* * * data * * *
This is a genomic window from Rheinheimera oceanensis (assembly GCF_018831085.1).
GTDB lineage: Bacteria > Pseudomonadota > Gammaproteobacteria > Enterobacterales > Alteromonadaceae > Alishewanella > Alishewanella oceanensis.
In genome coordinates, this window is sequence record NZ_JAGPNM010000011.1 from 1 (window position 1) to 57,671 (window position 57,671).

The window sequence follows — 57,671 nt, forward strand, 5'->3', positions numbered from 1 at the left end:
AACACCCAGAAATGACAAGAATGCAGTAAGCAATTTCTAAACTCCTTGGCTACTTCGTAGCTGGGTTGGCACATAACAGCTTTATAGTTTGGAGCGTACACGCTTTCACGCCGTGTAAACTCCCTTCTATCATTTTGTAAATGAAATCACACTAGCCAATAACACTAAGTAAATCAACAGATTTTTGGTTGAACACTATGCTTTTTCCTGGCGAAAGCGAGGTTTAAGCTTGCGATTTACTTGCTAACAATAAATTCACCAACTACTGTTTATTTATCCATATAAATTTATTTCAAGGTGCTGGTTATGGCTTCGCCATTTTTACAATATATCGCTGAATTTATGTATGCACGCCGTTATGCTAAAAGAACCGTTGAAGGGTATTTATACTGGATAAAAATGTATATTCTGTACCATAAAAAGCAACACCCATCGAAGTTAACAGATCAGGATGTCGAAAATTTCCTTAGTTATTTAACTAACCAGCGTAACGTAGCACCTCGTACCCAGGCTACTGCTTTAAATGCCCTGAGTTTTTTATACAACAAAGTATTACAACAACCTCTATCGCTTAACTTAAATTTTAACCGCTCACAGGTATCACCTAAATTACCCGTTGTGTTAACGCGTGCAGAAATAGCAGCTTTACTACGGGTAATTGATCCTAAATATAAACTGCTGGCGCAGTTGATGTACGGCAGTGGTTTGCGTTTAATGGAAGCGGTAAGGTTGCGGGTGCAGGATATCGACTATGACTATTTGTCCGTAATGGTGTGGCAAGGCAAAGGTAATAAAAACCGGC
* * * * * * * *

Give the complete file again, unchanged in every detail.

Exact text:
This is a genomic window from Rheinheimera oceanensis (assembly GCF_018831085.1).
GTDB lineage: Bacteria > Pseudomonadota > Gammaproteobacteria > Enterobacterales > Alteromonadaceae > Alishewanella > Alishewanella oceanensis.
In genome coordinates, this window is sequence record NZ_JAGPNM010000011.1 from 1 (window position 1) to 57,671 (window position 57,671).

The window sequence follows — 57,671 nt, forward strand, 5'->3', positions numbered from 1 at the left end:
AACACCCAGAAATGACAAGAATGCAGTAAGCAATTTCTAAACTCCTTGGCTACTTCGTAGCTGGGTTGGCACATAACAGCTTTATAGTTTGGAGCGTACACGCTTTCACGCCGTGTAAACTCCCTTCTATCATTTTGTAAATGAAATCACACTAGCCAATAACACTAAGTAAATCAACAGATTTTTGGTTGAACACTATGCTTTTTCCTGGCGAAAGCGAGGTTTAAGCTTGCGATTTACTTGCTAACAATAAATTCACCAACTACTGTTTATTTATCCATATAAATTTATTTCAAGGTGCTGGTTATGGCTTCGCCATTTTTACAATATATCGCTGAATTTATGTATGCACGCCGTTATGCTAAAAGAACCGTTGAAGGGTATTTATACTGGATAAAAATGTATATTCTGTACCATAAAAAGCAACACCCATCGAAGTTAACAGATCAGGATGTCGAAAATTTCCTTAGTTATTTAACTAACCAGCGTAACGTAGCACCTCGTACCCAGGCTACTGCTTTAAATGCCCTGAGTTTTTTATACAACAAAGTATTACAACAACCTCTATCGCTTAACTTAAATTTTAACCGCTCACAGGTATCACCTAAATTACCCGTTGTGTTAACGCGTGCAGAAATAGCAGCTTTACTACGGGTAATTGATCCTAAATATAAACTGCTGGCGCAGTTGATGTACGGCAGTGGTTTGCGTTTAATGGAAGCGGTAAGGTTGCGGGTGCAGGATATCGACTATGACTATTTGTCCGTAATGGTGTGGCAAGGCAAAGGTAATAAAAACCGGC